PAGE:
Fenno's also willing, and kudos to him for broaching the subject that others are afraid to mention, to look at the height limitation. Not eliminate it, but consider what it should be where. And he brings up the interesting point that a single tall building has minimal impact (we have a couple in town). It's clumps of them that change the physical character of the city (does anyone mind Williams Village?)
This led to the topic of high density housing. Fenno is a strong proponent of building high density housing along our traffic corridors – Broadway, Canyon, 28th & 30th streets. This would deliver more housing, provide the density that makes mass transit efficient, and provides a shield between those streets and the single family housing behind them. He went into significant detail on the advantages of having different types of housing available in the city rather than putting everyone in a single family home.
Fenno clearly wants to see the city continue to evolve rather than freezing a lot of it in time. This does not mean wholesale change in all neighborhoods, but it does mean thinking through what changes will improve the city and then helping those parts of the city migrate to that new design/layout. He also thinks this will be a lot more acceptable to people if the city does make clear where it's going so that changes like Washington School are not a single unrelated change but is instead a step in an evolution to new development along Broadway.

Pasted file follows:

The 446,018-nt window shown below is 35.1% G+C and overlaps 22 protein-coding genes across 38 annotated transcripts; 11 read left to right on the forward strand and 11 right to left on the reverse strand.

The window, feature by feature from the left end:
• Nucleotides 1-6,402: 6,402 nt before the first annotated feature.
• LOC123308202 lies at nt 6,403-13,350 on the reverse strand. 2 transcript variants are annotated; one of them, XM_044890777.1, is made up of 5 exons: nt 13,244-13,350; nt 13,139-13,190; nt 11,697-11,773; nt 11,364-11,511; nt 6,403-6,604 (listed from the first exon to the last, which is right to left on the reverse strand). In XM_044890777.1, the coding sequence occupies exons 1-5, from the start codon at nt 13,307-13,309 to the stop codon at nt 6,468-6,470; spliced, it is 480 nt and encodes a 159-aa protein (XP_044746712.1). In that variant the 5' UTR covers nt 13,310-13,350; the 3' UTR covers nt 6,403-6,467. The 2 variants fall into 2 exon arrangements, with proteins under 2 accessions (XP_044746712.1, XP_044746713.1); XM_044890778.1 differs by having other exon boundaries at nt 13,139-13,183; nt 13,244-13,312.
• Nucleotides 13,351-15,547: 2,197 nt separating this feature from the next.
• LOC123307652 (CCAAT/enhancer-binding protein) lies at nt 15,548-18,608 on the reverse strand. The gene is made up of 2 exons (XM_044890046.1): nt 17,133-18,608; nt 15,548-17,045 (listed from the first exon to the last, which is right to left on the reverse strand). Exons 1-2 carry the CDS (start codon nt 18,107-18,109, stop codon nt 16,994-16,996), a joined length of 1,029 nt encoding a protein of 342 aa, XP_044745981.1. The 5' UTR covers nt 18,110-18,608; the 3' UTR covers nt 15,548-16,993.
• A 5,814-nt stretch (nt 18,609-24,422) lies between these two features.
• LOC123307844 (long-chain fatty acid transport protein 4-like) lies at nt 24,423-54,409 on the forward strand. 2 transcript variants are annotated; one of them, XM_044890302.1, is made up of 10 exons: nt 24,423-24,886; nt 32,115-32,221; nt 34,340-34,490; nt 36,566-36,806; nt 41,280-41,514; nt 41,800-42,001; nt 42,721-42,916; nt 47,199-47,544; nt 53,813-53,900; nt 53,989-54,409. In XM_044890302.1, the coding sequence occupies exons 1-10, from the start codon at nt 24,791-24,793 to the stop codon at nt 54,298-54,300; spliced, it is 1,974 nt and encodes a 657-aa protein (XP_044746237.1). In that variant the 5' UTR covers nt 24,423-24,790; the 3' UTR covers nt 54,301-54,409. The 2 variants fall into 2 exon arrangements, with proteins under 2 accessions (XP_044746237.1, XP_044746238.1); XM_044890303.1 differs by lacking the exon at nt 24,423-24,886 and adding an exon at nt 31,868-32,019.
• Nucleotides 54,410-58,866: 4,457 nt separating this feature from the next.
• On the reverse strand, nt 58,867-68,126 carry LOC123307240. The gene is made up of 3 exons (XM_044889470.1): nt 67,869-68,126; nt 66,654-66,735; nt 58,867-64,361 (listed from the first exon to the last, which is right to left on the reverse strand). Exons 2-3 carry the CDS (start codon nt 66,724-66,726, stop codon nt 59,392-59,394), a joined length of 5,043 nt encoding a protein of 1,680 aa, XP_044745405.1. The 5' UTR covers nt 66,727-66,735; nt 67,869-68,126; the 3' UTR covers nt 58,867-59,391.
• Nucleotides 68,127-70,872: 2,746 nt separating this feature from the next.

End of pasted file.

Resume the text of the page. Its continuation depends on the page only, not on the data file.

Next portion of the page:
I may not agree with every change Fenno wants to make, but I do think there is great value in figuring out where we want to go big picture, and then guide development in that direction. And I absolutely agree that we need to evolve because otherwise we become a city of old people in old buildings and while museums are nice to visit – I don't think Boulder should become one.
We then got on the subject of how Boulder goes about crafting legislation. Fenno takes the eminently sensible approach that we should first figure out what we want to accomplish, and then determine how to craft legislation that will accomplish that goal. He sees the process for FAR (accurately I think) as one that just threw a bunch of requirements together with no effort to figure out where we want to go, much less if those rules will get us there.